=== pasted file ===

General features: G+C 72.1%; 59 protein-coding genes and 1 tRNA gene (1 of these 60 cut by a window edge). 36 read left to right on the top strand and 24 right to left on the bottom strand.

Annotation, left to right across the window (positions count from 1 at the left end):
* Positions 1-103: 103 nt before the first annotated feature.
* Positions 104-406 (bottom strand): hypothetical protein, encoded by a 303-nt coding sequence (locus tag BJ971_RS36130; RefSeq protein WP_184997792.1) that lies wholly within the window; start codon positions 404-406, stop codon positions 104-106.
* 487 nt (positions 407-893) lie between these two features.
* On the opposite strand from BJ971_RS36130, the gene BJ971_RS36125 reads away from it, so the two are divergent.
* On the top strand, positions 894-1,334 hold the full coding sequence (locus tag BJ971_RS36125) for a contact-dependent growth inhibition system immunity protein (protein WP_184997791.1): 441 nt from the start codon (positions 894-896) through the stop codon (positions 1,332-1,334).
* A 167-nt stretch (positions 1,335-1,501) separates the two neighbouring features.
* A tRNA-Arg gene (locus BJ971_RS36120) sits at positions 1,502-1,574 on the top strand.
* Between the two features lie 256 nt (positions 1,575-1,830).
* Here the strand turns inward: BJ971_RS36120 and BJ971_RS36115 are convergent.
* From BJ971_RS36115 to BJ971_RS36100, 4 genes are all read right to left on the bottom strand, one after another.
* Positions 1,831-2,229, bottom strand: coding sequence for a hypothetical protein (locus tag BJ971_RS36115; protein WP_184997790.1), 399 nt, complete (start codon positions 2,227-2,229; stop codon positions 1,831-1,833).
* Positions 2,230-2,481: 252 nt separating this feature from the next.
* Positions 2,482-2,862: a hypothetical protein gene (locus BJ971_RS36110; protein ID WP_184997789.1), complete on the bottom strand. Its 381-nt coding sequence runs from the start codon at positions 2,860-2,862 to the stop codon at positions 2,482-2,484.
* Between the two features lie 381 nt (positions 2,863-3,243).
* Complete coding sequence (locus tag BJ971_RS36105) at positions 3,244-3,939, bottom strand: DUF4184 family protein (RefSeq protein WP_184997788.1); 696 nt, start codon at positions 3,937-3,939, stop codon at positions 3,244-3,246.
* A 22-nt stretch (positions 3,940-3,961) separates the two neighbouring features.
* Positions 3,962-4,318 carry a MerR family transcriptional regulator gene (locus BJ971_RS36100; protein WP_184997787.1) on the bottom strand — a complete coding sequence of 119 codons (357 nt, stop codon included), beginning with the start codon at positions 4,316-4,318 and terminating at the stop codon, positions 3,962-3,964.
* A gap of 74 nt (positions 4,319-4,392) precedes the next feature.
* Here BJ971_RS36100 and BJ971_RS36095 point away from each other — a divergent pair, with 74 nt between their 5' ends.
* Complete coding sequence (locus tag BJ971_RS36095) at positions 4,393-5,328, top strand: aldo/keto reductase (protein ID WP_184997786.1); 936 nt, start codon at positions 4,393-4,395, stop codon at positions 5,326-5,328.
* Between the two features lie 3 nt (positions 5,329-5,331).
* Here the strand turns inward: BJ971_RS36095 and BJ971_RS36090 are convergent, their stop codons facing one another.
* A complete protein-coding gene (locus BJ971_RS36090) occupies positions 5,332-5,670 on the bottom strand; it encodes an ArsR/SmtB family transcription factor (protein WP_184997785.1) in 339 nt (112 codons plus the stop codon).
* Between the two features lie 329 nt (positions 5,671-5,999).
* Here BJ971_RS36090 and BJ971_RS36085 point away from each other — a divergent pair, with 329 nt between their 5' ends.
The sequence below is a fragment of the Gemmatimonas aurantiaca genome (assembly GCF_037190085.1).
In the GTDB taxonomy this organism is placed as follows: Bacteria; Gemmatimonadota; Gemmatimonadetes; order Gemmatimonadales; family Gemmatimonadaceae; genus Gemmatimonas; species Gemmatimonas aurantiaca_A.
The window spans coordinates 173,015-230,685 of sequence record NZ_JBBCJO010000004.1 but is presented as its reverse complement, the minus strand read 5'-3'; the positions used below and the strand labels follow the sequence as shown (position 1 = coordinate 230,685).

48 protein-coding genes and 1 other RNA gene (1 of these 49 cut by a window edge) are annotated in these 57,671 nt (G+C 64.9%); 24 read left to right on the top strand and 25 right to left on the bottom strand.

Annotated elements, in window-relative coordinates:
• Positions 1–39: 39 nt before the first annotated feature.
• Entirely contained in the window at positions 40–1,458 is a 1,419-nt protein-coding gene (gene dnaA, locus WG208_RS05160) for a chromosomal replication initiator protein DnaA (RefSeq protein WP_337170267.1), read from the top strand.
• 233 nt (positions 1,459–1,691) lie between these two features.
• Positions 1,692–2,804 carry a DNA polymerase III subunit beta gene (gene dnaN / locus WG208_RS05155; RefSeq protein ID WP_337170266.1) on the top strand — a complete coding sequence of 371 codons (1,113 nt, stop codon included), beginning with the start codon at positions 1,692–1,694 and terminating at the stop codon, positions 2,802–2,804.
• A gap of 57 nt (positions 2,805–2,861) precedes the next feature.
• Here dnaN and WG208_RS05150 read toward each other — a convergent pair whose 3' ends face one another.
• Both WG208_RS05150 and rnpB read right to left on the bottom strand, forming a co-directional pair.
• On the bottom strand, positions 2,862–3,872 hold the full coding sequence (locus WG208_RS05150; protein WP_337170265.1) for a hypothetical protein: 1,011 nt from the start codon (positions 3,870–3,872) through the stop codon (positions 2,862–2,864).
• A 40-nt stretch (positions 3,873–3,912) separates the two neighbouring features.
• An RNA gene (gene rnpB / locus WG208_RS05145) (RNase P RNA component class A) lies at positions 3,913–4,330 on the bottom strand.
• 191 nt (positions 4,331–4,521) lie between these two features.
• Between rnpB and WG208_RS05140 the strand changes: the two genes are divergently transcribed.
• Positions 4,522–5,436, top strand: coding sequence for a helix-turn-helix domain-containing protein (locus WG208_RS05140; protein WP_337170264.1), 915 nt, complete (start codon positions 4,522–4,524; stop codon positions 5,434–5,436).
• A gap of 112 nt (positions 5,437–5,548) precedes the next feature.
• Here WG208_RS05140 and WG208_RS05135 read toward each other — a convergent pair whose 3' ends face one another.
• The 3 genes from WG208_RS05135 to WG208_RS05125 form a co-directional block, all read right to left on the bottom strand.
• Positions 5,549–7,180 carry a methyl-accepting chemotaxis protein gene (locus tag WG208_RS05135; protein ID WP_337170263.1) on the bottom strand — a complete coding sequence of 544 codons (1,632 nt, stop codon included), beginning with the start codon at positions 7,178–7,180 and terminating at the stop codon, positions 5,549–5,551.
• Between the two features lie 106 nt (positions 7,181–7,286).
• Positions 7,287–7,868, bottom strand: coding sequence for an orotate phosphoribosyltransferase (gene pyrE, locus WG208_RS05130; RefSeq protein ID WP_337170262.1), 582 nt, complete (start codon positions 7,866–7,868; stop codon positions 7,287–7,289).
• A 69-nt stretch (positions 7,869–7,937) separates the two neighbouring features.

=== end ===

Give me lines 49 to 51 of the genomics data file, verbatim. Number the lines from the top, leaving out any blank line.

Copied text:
• Positions 5,549–7,180 carry a methyl-accepting chemotaxis protein gene (locus tag WG208_RS05135; protein ID WP_337170263.1) on the bottom strand — a complete coding sequence of 544 codons (1,632 nt, stop codon included), beginning with the start codon at positions 7,178–7,180 and terminating at the stop codon, positions 5,549–5,551.
• Between the two features lie 106 nt (positions 7,181–7,286).
• Positions 7,287–7,868, bottom strand: coding sequence for an orotate phosphoribosyltransferase (gene pyrE, locus WG208_RS05130; RefSeq protein ID WP_337170262.1), 582 nt, complete (start codon positions 7,866–7,868; stop codon positions 7,287–7,289).